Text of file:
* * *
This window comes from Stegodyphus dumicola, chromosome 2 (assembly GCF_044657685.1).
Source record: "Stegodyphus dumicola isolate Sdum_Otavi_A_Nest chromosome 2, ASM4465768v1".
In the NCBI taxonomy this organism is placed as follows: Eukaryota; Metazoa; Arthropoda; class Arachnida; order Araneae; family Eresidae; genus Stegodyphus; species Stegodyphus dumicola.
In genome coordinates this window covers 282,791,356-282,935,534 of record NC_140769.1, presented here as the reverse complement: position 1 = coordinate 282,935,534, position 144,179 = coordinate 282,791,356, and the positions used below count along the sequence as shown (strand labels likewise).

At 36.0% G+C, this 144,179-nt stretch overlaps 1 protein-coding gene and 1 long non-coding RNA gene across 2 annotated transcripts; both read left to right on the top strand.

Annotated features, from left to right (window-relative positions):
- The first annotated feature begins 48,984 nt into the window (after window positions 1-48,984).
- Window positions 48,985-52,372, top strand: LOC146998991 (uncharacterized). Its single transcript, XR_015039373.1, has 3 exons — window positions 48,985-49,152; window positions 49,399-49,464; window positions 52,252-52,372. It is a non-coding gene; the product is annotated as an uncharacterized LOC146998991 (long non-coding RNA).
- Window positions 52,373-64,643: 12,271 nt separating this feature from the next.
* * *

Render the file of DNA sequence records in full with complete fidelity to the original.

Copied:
This window comes from Stegodyphus dumicola, chromosome 2 (assembly GCF_044657685.1).
Source record: "Stegodyphus dumicola isolate Sdum_Otavi_A_Nest chromosome 2, ASM4465768v1".
In the NCBI taxonomy this organism is placed as follows: Eukaryota; Metazoa; Arthropoda; class Arachnida; order Araneae; family Eresidae; genus Stegodyphus; species Stegodyphus dumicola.
In genome coordinates this window covers 282,791,356-282,935,534 of record NC_140769.1, presented here as the reverse complement: position 1 = coordinate 282,935,534, position 144,179 = coordinate 282,791,356, and the positions used below count along the sequence as shown (strand labels likewise).

At 36.0% G+C, this 144,179-nt stretch overlaps 1 protein-coding gene and 1 long non-coding RNA gene across 2 annotated transcripts; both read left to right on the top strand.

Annotated features, from left to right (window-relative positions):
- The first annotated feature begins 48,984 nt into the window (after window positions 1-48,984).
- Window positions 48,985-52,372, top strand: LOC146998991 (uncharacterized). Its single transcript, XR_015039373.1, has 3 exons — window positions 48,985-49,152; window positions 49,399-49,464; window positions 52,252-52,372. It is a non-coding gene; the product is annotated as an uncharacterized LOC146998991 (long non-coding RNA).
- Window positions 52,373-64,643: 12,271 nt separating this feature from the next.